She looked at me as though I had just landed from a different planet, so by way of explanation I offered that these checks are quite common in countries like Germany and France (where, as I have learned, a lot more people live to 100 than here). She then explained to me that British doctors don't believe in this kind of thing, and if I wanted to spend money on it, I could do a full check-up at the private clinic next door for 500 pounds.

So I was more than a bit chuffed to read in yesterday's paper that the government is introducing free health checks for all people over 40, once every 5 years. This must be the first time in years (since the downgrading of cannabis?) that HM government said something that I actually approved of.

What I still don't understand is that the medical association protested against the move. As a biochemist I believe in testing and measuring things, and even more so if it can help to avert disease and death. Why the medics prefer to let people get a heart attack first before they are willing to deal with them is absolutely beyond me.

Thursday, April 03, 2008

German publications in April

in the monthly round-up of German publications, this time there is a rant about the unstoppable rankings epidemic and the Hirsch index, a feature about red blood cells, and a more medically oriented treatment of the recent gecko adhesive stories:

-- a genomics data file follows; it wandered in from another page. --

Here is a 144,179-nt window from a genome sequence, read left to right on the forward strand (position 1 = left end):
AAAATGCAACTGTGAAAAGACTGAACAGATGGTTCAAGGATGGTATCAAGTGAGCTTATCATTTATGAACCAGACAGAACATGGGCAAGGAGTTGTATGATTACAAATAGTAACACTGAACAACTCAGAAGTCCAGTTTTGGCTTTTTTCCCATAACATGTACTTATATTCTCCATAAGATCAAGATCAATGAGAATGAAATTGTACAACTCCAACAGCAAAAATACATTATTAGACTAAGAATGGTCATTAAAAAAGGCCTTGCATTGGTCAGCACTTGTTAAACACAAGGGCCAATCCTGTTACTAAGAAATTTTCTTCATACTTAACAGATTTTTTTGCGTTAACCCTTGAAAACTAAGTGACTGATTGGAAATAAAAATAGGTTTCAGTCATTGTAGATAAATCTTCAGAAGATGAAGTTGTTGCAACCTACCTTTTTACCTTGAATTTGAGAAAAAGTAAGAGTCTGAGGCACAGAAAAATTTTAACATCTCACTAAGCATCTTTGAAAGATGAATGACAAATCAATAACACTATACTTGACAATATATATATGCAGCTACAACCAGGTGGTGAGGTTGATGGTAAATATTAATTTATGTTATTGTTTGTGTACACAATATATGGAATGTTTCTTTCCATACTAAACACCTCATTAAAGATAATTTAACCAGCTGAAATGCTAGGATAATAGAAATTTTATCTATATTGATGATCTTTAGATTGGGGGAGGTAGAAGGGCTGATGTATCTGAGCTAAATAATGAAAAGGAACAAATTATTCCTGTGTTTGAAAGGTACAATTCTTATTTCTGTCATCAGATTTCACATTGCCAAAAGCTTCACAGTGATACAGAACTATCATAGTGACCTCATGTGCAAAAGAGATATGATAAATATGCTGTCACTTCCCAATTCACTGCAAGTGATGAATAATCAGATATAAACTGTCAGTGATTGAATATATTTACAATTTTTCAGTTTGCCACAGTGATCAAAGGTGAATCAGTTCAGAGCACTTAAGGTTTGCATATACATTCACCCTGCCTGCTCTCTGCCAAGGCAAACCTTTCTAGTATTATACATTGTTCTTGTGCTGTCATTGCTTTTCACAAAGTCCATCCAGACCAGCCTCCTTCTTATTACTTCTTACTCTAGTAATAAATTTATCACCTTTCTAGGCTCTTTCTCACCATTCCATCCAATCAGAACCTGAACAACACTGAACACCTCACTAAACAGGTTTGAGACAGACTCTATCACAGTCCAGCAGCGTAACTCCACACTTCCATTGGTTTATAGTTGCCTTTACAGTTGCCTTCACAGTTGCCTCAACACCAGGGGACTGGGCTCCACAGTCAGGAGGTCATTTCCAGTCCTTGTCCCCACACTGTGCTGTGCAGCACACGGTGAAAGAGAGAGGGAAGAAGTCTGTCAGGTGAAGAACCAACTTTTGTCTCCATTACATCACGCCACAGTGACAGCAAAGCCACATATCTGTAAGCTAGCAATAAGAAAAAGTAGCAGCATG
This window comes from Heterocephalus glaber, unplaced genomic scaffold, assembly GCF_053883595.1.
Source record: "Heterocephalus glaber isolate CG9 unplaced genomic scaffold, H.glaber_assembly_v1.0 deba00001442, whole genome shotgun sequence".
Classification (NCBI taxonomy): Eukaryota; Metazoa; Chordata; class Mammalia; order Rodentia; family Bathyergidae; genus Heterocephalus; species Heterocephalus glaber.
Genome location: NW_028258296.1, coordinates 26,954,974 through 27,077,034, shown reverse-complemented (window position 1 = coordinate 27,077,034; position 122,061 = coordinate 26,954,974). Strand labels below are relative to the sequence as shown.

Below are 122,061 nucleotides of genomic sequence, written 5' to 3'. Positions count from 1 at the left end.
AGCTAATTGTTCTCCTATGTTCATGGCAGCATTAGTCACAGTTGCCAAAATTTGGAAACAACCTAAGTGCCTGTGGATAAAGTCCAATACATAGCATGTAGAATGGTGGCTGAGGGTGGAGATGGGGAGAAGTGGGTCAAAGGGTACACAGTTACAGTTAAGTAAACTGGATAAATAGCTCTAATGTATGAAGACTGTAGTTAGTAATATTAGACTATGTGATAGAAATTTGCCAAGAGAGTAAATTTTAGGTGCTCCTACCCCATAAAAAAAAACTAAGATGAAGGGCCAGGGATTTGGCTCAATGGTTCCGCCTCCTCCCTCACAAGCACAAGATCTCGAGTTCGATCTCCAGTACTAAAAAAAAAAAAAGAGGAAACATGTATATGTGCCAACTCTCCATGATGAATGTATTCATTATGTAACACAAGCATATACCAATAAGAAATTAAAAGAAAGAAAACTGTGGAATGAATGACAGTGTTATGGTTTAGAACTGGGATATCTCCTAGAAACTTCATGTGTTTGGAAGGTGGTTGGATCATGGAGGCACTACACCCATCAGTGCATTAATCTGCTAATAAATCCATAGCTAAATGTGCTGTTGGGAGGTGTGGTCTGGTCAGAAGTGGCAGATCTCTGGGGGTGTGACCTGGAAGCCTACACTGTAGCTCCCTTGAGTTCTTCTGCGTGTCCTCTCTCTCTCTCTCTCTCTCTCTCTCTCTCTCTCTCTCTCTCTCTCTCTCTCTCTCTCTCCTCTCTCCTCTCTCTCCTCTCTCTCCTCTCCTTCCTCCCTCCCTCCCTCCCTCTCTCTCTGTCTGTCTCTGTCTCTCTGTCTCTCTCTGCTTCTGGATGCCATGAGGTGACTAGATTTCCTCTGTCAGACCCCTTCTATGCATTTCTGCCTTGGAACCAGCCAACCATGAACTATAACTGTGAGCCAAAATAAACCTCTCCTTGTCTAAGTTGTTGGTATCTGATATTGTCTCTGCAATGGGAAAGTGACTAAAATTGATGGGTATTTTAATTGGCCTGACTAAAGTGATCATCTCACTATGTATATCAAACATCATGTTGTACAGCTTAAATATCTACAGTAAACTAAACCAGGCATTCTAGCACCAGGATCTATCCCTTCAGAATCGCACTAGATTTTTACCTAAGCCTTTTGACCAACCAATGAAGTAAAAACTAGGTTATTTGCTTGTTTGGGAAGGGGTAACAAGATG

Groß M:
Nachrichten aus der Chemie 56, Nr 4, 410
Ausgeforscht: Am Fuß der Ranking-Leiter

Groß M:
Nachrichten aus der Chemie 56, Nr 4, 447
Blickpunkt Biowissenschaften: Rund ums rote Blutkörperchen

Groß M:
Spektrum der Wissenschaft Nr 4, 19-20
Gecko im Operationssaal

The last one appears to be available as podcast as well. Haven't dared to listen to these as yet -- the idea of somebody reading my texts to me is a bit scary and needs getting used to.

Wednesday, April 02, 2008

boosting vaccines

aluminium compounds are widely used as an empirical way of enhancing vaccine performance, without much of an understanding what happens. New research now suggests a signalling chain that involves necrosis (cell death), uric acid, and dendritic cells (a group of white blood cells). Skipping the first step of this chain, medics may eventually be able to make some vaccines less painful.

Read my story here (free access).

Tuesday, April 01, 2008

spiders on the web

I have a piece on spider silk in the current issue of Oxford Today (OU's alumni magazine), together with a box on the centenary of our engineering department. Both pieces have (finally) appeared here (free access for all).

Further information:

Oxford Silk Group

Engineering Science Centenary